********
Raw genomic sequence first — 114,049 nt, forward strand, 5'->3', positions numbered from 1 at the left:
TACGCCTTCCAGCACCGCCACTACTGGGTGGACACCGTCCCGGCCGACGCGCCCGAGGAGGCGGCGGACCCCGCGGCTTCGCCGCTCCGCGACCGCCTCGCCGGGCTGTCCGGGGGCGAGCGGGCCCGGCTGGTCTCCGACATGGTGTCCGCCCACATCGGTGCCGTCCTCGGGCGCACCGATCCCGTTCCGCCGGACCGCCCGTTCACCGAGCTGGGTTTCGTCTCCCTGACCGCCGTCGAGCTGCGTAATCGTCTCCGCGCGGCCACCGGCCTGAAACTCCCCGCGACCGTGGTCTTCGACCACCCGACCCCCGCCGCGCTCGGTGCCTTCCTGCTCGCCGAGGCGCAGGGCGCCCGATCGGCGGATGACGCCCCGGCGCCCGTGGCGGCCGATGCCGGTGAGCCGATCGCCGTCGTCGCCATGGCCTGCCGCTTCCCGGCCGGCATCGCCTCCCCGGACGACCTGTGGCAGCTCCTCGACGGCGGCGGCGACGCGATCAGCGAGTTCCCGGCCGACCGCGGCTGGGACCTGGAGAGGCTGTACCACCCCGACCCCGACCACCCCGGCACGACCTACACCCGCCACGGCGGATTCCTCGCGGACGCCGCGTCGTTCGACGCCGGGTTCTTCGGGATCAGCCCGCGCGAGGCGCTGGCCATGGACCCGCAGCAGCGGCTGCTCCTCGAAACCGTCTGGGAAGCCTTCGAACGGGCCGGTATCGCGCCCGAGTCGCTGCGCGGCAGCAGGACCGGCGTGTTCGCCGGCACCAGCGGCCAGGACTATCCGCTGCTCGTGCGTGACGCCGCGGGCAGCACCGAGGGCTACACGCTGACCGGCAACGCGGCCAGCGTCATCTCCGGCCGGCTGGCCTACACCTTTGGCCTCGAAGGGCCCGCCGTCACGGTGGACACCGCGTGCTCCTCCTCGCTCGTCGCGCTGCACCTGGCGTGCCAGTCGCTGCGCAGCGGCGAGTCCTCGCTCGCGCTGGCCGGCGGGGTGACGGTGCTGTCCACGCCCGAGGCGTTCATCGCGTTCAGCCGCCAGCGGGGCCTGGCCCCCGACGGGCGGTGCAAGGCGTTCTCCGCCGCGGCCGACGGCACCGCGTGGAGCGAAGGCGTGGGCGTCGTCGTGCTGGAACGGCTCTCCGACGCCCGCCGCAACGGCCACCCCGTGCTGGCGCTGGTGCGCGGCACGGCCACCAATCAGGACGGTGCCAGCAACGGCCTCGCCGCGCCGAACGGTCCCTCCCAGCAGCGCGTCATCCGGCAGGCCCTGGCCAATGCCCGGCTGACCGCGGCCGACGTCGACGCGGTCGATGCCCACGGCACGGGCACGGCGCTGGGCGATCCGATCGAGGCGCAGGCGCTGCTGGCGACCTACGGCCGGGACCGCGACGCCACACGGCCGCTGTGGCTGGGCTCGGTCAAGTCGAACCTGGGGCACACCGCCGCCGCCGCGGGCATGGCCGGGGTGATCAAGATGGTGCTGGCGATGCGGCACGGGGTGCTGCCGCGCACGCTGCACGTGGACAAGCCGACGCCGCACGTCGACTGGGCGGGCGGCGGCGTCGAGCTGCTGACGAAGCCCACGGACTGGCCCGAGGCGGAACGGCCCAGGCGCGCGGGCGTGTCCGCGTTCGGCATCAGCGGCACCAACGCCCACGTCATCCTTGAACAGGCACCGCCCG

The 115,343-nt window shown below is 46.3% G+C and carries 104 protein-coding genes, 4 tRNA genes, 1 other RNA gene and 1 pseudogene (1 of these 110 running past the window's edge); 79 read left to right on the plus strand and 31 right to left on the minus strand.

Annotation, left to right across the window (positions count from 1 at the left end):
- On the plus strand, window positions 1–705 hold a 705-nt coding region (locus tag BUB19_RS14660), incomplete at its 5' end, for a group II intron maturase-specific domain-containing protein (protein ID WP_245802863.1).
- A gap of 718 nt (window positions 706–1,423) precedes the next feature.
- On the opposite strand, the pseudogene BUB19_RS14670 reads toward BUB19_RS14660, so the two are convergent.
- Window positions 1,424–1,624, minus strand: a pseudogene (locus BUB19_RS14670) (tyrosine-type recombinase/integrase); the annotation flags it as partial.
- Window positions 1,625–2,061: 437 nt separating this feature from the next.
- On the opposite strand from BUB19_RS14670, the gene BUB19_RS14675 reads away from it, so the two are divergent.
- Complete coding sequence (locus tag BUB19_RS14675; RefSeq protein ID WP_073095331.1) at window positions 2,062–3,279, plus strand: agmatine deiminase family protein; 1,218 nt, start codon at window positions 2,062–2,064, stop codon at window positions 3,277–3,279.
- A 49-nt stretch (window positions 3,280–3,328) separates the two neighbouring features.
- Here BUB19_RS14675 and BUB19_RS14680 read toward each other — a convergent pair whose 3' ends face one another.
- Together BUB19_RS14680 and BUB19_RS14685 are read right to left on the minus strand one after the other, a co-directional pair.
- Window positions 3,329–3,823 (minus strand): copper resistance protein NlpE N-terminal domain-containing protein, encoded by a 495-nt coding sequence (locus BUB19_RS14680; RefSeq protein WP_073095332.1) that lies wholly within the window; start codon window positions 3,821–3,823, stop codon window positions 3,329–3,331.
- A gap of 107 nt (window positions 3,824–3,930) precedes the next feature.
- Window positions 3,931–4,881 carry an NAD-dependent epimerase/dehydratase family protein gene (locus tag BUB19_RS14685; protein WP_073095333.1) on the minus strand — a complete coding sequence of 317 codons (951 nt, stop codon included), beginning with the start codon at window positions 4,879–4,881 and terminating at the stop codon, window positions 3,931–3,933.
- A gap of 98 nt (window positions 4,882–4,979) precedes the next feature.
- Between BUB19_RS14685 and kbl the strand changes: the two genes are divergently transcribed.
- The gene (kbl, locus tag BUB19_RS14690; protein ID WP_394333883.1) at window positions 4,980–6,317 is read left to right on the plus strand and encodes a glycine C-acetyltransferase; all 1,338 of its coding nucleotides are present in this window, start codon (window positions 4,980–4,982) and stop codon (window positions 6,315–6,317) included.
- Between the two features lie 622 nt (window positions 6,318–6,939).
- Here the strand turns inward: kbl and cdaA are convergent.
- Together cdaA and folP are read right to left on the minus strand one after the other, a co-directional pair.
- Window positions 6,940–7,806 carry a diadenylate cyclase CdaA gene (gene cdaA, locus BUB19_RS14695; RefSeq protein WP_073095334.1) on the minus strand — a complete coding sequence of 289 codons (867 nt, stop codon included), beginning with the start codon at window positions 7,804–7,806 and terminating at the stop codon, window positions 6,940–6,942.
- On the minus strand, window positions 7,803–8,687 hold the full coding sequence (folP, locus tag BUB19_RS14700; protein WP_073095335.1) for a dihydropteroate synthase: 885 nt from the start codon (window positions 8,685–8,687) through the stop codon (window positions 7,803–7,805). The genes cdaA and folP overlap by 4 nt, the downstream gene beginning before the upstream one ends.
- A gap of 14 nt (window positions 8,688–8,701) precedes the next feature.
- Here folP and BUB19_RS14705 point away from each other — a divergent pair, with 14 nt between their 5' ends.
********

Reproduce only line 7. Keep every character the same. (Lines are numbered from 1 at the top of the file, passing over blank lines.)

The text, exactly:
- On the opposite strand, the pseudogene BUB19_RS14670 reads toward BUB19_RS14660, so the two are convergent.